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Proceedings Paper

Real-time distributed map building in large environments
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Paper Abstract

Many of the future missions for mobile robots demand multi- robot systems which are capable of operating in large environments for long periods of time. One of the most critical capabilities is the ability to localize- a mobile robot must be able to estimate its own position and to consistently transmit this information to other robots and control sites. Although state-of-the-art GPS is capable of yielding unmatched performance over large areas, it is not applicable in many environments (such as within city streets, under water, indoors, beneath foliage or extra- terrestrial robotic missions) where mobile robots are likely to become commonplace. A widely researched alternative is Simultaneous Localization and Map Building (SLAM): the vehicle constructs a map and, concurrently, estimates its own position. However, most approaches are non-scalable (the storage and computational costs vary quadratically and cubically with the number of beacons in the map) and can only be used with multiple robotic vehicles with a great degree of difficulty. In this paper, we describe the development of a scalable, multiple-vehicle SLAM system. This system, based on the Covariance Intersection algorithm, is scalable- its storage and computational costs are linearly proportional to the number of beacons in the map. Furthermore, it is scalable to multiple robots- each has complete freedom to exchange partial or full map information with any other robot at any other time step. We demonstrate the real-time performance of this system in a scenario of 15,000 beacons.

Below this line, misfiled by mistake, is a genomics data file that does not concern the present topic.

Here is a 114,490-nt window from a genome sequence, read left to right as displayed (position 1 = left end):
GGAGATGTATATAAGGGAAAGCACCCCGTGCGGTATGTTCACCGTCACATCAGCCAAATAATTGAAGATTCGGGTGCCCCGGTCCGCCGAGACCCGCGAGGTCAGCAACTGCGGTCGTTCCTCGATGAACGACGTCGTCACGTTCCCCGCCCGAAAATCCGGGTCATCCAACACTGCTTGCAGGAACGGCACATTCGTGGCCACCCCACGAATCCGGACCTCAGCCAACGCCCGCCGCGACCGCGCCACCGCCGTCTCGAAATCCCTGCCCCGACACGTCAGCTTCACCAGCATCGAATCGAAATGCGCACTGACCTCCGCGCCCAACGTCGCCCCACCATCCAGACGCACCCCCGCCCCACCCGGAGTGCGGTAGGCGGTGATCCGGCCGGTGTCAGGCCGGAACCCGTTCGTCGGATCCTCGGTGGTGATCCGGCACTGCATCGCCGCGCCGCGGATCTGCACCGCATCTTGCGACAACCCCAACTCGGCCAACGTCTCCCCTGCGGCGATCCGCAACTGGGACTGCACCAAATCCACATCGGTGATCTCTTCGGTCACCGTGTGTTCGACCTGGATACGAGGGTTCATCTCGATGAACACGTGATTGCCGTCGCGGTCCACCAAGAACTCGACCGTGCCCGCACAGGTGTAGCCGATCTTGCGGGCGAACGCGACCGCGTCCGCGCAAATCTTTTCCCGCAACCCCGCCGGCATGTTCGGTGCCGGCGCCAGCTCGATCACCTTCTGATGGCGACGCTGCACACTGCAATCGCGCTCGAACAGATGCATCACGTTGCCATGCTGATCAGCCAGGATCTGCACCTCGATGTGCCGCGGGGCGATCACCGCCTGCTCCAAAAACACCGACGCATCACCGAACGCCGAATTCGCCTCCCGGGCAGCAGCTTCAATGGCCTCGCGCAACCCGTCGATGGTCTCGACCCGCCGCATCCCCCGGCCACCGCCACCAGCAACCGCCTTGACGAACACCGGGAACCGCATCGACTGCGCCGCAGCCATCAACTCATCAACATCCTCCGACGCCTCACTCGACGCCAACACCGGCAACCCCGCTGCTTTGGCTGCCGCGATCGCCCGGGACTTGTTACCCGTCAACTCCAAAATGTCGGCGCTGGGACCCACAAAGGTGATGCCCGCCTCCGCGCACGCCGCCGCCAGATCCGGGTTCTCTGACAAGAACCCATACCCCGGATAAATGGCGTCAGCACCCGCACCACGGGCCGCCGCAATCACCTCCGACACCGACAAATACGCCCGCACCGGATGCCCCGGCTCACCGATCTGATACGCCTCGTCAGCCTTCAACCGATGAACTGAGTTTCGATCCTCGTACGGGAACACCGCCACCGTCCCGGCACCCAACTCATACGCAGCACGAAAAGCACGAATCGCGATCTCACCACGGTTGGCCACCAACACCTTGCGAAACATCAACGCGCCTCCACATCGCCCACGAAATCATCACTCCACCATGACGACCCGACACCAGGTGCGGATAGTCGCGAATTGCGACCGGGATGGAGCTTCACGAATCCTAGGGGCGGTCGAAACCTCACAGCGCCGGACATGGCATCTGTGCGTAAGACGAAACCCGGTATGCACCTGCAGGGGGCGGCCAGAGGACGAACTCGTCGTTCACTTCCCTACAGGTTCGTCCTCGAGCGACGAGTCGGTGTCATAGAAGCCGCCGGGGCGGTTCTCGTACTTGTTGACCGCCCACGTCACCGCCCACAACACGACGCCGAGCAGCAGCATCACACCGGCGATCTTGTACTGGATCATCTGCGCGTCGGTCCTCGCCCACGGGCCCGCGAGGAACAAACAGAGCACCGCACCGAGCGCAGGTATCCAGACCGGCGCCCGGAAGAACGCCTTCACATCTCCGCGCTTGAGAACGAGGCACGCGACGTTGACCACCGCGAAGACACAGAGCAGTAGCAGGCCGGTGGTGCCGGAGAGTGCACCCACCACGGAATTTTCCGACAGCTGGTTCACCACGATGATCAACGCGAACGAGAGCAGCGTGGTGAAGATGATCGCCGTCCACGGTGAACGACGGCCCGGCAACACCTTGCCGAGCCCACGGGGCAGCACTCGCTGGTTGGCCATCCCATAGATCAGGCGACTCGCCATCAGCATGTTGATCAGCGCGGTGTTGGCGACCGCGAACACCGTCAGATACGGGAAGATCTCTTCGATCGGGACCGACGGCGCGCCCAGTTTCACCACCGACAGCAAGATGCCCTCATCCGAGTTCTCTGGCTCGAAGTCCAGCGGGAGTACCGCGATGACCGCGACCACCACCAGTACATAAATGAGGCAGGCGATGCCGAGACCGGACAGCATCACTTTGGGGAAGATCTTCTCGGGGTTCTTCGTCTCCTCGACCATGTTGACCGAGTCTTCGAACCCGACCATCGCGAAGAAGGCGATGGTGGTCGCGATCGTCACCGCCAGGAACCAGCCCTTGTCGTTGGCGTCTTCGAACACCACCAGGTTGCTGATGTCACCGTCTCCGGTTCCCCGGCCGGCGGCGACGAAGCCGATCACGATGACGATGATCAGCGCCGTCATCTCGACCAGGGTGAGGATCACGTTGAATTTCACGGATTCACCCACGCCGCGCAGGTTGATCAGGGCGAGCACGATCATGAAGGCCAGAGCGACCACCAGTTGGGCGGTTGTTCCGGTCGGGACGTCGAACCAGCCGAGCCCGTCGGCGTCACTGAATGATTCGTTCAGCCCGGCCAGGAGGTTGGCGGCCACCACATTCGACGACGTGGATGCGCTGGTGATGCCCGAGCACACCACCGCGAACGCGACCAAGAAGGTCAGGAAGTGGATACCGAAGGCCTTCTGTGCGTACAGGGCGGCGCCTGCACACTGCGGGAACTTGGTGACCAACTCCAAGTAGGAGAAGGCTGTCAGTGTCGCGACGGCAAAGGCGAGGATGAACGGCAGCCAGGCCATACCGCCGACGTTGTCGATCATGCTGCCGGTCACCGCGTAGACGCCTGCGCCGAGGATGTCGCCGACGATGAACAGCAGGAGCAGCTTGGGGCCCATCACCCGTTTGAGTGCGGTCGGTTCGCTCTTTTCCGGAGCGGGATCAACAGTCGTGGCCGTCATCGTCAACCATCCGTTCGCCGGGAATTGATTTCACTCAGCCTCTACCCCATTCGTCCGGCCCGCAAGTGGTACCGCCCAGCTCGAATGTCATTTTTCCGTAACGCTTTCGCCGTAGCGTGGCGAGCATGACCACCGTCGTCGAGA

Paper Details

Date Published: 16 October 2000
PDF: 12 pages
Proc. SPIE 4196, Sensor Fusion and Decentralized Control in Robotic Systems III, (16 October 2000); doi: 10.1117/12.403735
Show Author Affiliations
Simon J. Julier, Naval Research Lab. (United States)
Jeffrey K. Uhlmann, Univ. of Missouri/Columbia (United States)


Published in SPIE Proceedings Vol. 4196:
Sensor Fusion and Decentralized Control in Robotic Systems III
Gerard T. McKee; Paul S. Schenker, Editor(s)

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